An ecological perspective on intercultural telecollaborative learning between Korean learners of English and American learners of Korean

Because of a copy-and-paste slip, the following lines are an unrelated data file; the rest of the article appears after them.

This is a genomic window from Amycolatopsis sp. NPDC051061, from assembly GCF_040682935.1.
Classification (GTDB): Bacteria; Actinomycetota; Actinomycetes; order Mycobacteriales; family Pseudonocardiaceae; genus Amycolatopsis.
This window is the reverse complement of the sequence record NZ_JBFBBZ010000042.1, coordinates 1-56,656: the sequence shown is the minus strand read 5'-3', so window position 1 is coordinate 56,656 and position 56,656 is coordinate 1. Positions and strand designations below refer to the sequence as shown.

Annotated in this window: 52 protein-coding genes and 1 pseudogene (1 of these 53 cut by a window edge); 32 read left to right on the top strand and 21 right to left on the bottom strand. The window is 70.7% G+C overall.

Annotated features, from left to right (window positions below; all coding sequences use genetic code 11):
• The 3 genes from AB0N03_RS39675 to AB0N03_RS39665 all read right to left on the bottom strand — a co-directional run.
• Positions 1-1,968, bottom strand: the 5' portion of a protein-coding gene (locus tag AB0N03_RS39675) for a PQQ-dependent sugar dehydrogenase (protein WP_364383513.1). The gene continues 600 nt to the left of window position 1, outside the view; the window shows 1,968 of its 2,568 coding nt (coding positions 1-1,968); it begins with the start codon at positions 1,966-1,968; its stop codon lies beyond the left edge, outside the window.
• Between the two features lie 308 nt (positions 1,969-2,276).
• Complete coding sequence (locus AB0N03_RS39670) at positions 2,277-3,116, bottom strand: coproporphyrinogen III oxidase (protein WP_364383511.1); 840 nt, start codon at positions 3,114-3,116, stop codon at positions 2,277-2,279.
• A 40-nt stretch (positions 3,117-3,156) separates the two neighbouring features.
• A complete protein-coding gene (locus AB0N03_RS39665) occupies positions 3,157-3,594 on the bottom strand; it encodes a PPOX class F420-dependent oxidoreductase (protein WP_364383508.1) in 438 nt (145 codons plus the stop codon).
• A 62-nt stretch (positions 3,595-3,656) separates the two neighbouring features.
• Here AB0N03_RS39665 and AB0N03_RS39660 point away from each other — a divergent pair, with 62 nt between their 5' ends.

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This study investigates Korean and American students’ online discussion for intercultural learning in a class-to-class telecollaborative project from an ecological research perspective. The study addresses two questions. First, what constitutes the multiple systems in which students’ online discussion is nested and how do these systems interlock to shape online discourse? Second, how do students interact with this given learning environment to generate affordances for intercultural learning. The study involves a 12 week-long online discussion program between an undergraduate Korean language class in the US and a graduate TESOL methodology class in Korea. Data sources include the transcripts of naturally-occurring online interaction, interviews with students and teacher on the Korean side of the telecolalbortaion, and students’ course assignments such as reflective journals and papers. Multiple qualitative analytic methods were employed including constant comparison, discourse analysis and case studies analysis. The analysis revealed an ecological telecollaboration model as being multiple nested systems in which students’ online discourse (microsystem) was embedded in an institutional setting (mesosystem) and cultural values (macrosystem). The study revealed divergent participatory patterns between the American and Korean groups. Further, it showed how such differences were related to the defining components of each system. These included ideologies about ethnic, social, cultural identities; societal discourse about a specific topic; cross-cultural concepts of discussion; the way the telecollaboration project was incorporated into the course; and teacher instruction. Case study analysis of two American students and one Korean student indicates that these individual students approached the intercultural online discussion with a different “self” (Layder, 1993), understanding of the nature of culture and intercultural communication, positioning of self and others, and sense of agency. These influenced both their management of expectations and orientation toward the situated activity, and also shaped their participation.